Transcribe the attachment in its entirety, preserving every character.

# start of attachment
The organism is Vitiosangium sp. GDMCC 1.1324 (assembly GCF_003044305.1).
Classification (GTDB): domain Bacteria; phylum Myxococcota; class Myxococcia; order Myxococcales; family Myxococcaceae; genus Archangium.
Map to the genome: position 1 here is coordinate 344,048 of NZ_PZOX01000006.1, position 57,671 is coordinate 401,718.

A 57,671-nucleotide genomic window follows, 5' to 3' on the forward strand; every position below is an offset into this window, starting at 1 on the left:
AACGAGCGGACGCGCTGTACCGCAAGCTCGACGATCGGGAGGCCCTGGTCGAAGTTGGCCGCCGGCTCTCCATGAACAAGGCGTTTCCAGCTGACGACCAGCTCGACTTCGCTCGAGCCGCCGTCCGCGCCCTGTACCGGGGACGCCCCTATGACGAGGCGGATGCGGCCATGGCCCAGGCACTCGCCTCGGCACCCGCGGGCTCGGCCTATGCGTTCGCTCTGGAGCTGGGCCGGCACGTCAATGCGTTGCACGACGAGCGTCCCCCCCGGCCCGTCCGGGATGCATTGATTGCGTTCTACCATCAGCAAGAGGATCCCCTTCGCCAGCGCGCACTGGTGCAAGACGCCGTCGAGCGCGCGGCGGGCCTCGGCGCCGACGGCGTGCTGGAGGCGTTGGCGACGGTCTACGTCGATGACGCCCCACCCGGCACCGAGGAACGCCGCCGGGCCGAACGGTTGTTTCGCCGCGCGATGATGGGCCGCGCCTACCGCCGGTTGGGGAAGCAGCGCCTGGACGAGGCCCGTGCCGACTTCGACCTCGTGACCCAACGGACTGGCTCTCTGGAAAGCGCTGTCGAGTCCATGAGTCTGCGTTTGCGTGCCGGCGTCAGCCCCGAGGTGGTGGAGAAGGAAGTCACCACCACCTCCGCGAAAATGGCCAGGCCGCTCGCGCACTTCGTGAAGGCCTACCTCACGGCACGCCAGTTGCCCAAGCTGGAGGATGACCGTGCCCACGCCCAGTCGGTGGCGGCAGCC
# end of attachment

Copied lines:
The organism is Vitiosangium sp. GDMCC 1.1324 (assembly GCF_003044305.1).
Classification (GTDB): domain Bacteria; phylum Myxococcota; class Myxococcia; order Myxococcales; family Myxococcaceae; genus Archangium.
Map to the genome: position 1 here is coordinate 344,048 of NZ_PZOX01000006.1, position 57,671 is coordinate 401,718.

A 57,671-nucleotide genomic window follows, 5' to 3' on the forward strand; every position below is an offset into this window, starting at 1 on the left:
AACGAGCGGACGCGCTGTACCGCAAGCTCGACGATCGGGAGGCCCTGGTCGAAGTTGGCCGCCGGCTCTCCATGAACAAGGCGTTTCCAGCTGACGACCAGCTCGACTTCGCTCGAGCCGCCGTCCGCGCCCTGTACCGGGGACGCCCCTATGACGAGGCGGATGCGGCCATGGCCCAGGCACTCGCCTCGGCACCCGCGGGCTCGGCCTATGCGTTCGCTCTGGAGCTGGGCCGGCACGTCAATGCGTTGCACGACGAGCGTCCCCCCCGGCCCGTCCGGGATGCATTGATTGCGTTCTACCATCAGCAAGAGGATCCCCTTCGCCAGCGCGCACTGGTGCAAGACGCCGTCGAGCGCGCGGCGGGCCTCGGCGCCGACGGCGTGCTGGAGGCGTTGGCGACGGTCTACGTCGATGACGCCCCACCCGGCACCGAGGAACGCCGCCGGGCCGAACGGTTGTTTCGCCGCGCGATGATGGGCCGCGCCTACCGCCGGTTGGGGAAGCAGCGCCTGGACGAGGCCCGTGCCGACTTCGACCTCGTGACCCAACGGACTGGCTCTCTGGAAAGCGCTGTCGAGTCCATGAGTCTGCGTTTGCGTGCCGGCGTCAGCCCCGAGGTGGTGGAGAAGGAAGTCACCACCACCTCCGCGAAAATGGCCAGGCCGCTCGCGCACTTCGTGAAGGCCTACCTCACGGCACGCCAGTTGCCCAAGCTGGAGGATGACCGTGCCCACGCCCAGTCGGTGGCGGCAGCC